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[Ant Control Issue] March of the Asian Needle Ant - PCT - Pest Control Technology

[Ant Control Issue] March of the Asian Needle Ant - PCT - Pest Control Technology | Research from the NC Agricultural Research Service | Scoop.it
Researchers at North Carolina State University have discovered that the invasive Argentine ant may have met its match in the form of another invasive ant species — the Asian needle ant.
CALS Research, NCSU's insight:

Dr. Eleanor Spicer Rice and Dr. Jules Silverman made the discovery. Dr. Silverman notes that if the Asian needle ants are successful in displacing the Argentine ant, then it could be the next major invasive species. No other ant has competed with the Argentine ant ... until now.  Read more  | http://www.pctonline.com/pct0413-asian-needle-ant.aspx

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Researchers Regroup Post Sandy

Researchers Regroup Post Sandy | Research from the NC Agricultural Research Service | Scoop.it
Researchers return to New York City next month to continue their study of insect populations in urban areas in the wake of Hurricane Sandy.
CALS Research, NCSU's insight:

"When Sandy whipped through the Mid-Atlantic, also swept through an NCSU research project collecting data on NYC insects. Researchers return to the storm-ravaged region shortly. Ecologists Amy Savage & Elsa Youngsteadt placed sticky card traps, data loggers & other measuring devices in NYC park trees. Youngsteadt was studying how urban warming affects arthropods (scale insects, leaf hoppers, caterpillars). Savage was studying the ecology of Manhattan’s ants."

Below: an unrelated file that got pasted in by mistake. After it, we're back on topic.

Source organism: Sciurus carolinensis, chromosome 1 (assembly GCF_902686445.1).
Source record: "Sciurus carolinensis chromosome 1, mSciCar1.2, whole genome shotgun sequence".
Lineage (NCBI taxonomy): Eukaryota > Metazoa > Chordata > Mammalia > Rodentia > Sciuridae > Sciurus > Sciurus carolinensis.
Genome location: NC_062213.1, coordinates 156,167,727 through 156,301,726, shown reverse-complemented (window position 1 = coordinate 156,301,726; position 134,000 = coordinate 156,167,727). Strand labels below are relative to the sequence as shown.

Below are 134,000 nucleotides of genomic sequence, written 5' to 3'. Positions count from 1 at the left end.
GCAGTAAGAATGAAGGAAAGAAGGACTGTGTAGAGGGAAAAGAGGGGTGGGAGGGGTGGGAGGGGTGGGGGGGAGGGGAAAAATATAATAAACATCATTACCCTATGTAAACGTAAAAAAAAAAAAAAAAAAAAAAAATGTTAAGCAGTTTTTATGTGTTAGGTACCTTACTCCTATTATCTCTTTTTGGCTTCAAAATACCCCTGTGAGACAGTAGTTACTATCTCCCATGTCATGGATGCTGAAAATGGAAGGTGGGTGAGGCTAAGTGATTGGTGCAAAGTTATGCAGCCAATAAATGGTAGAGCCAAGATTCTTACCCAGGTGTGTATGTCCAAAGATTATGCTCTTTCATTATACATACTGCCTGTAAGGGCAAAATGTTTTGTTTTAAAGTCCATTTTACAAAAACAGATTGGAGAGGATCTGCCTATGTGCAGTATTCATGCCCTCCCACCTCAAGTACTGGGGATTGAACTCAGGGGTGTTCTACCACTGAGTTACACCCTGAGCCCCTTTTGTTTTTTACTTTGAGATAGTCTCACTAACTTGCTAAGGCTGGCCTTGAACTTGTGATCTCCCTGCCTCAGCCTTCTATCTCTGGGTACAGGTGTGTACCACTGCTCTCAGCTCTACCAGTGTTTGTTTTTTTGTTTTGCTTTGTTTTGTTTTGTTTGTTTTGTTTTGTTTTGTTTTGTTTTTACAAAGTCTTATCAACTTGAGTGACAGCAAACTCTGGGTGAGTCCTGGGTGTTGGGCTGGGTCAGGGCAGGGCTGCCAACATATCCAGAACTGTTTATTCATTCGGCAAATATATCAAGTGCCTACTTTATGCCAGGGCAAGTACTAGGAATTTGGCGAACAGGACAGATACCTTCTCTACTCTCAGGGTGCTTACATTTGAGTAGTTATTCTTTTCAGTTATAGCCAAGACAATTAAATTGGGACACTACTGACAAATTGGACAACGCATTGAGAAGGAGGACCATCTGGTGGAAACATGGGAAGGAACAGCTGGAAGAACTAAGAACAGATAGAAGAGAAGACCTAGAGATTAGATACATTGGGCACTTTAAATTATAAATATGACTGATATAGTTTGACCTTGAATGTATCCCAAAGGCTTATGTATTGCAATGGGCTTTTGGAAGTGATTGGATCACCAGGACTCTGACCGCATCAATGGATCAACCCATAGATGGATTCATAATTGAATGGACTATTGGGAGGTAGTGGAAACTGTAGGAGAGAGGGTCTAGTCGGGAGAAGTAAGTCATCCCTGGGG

Both researchers are members of the team of Your Wild Life, from the lab of Dr. Rob R. Dunn in the College of Agriculture & Life Sciences at NCSU. You'll find their profiles here:

http://www.yourwildlife.org/about-us/

 

Read the story at:

http://bulletin.ncsu.edu/2013/02/insects/

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That’s a Wrap: Day 3 of #AntsOnBroadway

That’s a Wrap: Day 3 of #AntsOnBroadway | Research from the NC Agricultural Research Service | Scoop.it

Rob Dunn's YourWildlife.org Team finishes collecting ants as part of his cool citizen science project, this time in the Big Apple! Check out the photos & blog at http://www.YourWildlife.org

 

Photo: Courtesy of Benoit Guenard.

 

 

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NC State News :: NC State News and Information » Researchers Find Asian Needle Ants Displacing Other Aggressive Invaders

NC State News :: NC State News and Information » Researchers Find Asian Needle Ants Displacing Other Aggressive Invaders | Research from the NC Agricultural Research Service | Scoop.it

Photo of Asian needle ant stinging a termite courtesy of Benoit Guenard.

CALS Research, NCSU's insight:

CALS researchers find that one of the most aggressive invasive ant species in the US, the Argentine ant, appears to have met its match in the Asian needle ant. Former NC State PhD student Dr. Eleanor Spicer Rice & Dr. Jules Silverman, Entomology, published their findings in PLoS One: